## digitalmars.D - Check floats for .nan

- Acarion <asdfa asf .com> Oct 07 2007
- BCS <ao pathlink.com> Oct 07 2007
- Daniel Keep <daniel.keep.lists gmail.com> Oct 07 2007
- Nathan Reed <nathaniel.reed gmail.com> Oct 07 2007
- Sean Kelly <sean f4.ca> Oct 07 2007
- "Janice Caron" <caron800 googlemail.com> Oct 07 2007

I have this code: float number=getFloat(); assert(number!=float.nan); //this passes assert(to!(char[])(number)!="nan"); //this fails writefln(string.toString(number)); //this outputs: "nan" writefln( to!(char[])(to!(long)(number)) ); //this generates an error What did I do wrong?

Oct 07 2007

Reply to acarion,I have this code: float number=getFloat(); assert(number!=float.nan); //this passes

IIRC this will also pass: assert(float.nan != float.nan); this is because D used IEEE floating point semantics. Under IEEE a comparison with NaN will always be not equal If you want to test for nan use "testedValue !<>= 0"* or the isnan functionassert(to!(char[])(number)!="nan"); //this fails writefln(string.toString(number)); //this outputs: "nan" writefln( to!(char[])(to!(long)(number)) ); //this generates an error What did I do wrong?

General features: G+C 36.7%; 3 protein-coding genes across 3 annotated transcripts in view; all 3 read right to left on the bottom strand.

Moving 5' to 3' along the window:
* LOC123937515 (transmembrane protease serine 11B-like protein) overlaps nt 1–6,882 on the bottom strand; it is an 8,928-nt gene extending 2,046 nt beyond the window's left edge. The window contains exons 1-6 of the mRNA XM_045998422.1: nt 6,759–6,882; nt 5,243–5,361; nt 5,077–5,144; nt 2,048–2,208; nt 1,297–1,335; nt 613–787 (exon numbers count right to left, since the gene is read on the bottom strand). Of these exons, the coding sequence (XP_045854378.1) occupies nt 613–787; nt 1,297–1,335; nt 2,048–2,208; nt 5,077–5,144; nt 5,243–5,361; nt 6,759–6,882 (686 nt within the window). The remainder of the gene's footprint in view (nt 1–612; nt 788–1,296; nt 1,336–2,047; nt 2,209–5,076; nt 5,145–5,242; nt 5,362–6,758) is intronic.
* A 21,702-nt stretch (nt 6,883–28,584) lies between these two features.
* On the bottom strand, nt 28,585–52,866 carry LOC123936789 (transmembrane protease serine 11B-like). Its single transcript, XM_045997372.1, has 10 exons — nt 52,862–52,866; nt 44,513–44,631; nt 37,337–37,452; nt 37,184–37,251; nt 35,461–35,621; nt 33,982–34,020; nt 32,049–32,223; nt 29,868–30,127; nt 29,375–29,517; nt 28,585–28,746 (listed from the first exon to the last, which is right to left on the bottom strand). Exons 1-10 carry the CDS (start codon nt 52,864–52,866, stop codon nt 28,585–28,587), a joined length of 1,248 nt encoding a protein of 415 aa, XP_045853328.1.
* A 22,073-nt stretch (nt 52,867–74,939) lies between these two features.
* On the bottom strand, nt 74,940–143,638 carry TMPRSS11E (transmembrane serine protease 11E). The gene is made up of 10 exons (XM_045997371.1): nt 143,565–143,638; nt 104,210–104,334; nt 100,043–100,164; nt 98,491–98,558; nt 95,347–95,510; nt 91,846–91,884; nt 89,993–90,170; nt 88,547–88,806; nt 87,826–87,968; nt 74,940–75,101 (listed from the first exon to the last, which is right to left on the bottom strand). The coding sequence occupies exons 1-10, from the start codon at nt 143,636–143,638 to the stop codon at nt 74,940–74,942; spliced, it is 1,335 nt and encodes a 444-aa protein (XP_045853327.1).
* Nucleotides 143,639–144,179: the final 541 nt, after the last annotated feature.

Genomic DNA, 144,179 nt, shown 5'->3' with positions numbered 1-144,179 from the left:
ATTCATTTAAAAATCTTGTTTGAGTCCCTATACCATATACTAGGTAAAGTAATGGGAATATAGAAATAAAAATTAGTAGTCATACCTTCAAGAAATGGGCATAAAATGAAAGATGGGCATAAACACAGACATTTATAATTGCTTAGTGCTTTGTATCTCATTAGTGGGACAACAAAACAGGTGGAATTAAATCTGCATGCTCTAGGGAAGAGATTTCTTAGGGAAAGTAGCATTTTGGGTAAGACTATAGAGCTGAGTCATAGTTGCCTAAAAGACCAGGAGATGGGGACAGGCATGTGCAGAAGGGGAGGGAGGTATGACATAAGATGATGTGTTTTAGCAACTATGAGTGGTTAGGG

* this is the not grater than, less than, or equal to operator.

Oct 07 2007

BCS wrote:Reply to acarion,I have this code: float number=getFloat(); assert(number!=float.nan); //this passes

IIRC this will also pass: assert(float.nan != float.nan); this is because D used IEEE floating point semantics. Under IEEE a comparison with NaN will always be not equal If you want to test for nan use "testedValue !<>= 0"* or the isnan function

You can also use (x!=x) to test to see if x is NaN, and (x==x) to make sure it is not NaN. -- Daniel

Oct 07 2007

Janice Caron wrote:On 10/7/07, BCS <ao pathlink.com> wrote:If you want to test for nan use "testedValue !<>= 0"

Are we really sure about that? If testedValue is complex (with non-zero real part) then it will not be less than 0, it will not be greater than zero, and it will not be equal to zero. But it will also not be NaN.

I believe you'd get a type error in that case (real and creal can't be directly compared, etc.) Haven't tried it though. Thanks, Nathan Reed

Oct 07 2007

BCS wrote:Reply to acarion,I have this code: float number=getFloat(); assert(number!=float.nan); //this passes

IIRC this will also pass: assert(float.nan != float.nan); this is because D used IEEE floating point semantics. Under IEEE a comparison with NaN will always be not equal If you want to test for nan use "testedValue !<>= 0"* or the isnan function

I tend to use: testedValue !<>= testedValue Though I've occasionally wondered whether the 'is' identity operator should work for checking against nan: testedValue is float.nan Sean

Oct 07 2007

On 10/7/07, BCS <ao pathlink.com> wrote:If you want to test for nan use "testedValue !<>= 0"

Are we really sure about that? If testedValue is complex (with non-zero real part) then it will not be less than 0, it will not be greater than zero, and it will not be equal to zero. But it will also not be NaN.

Oct 07 2007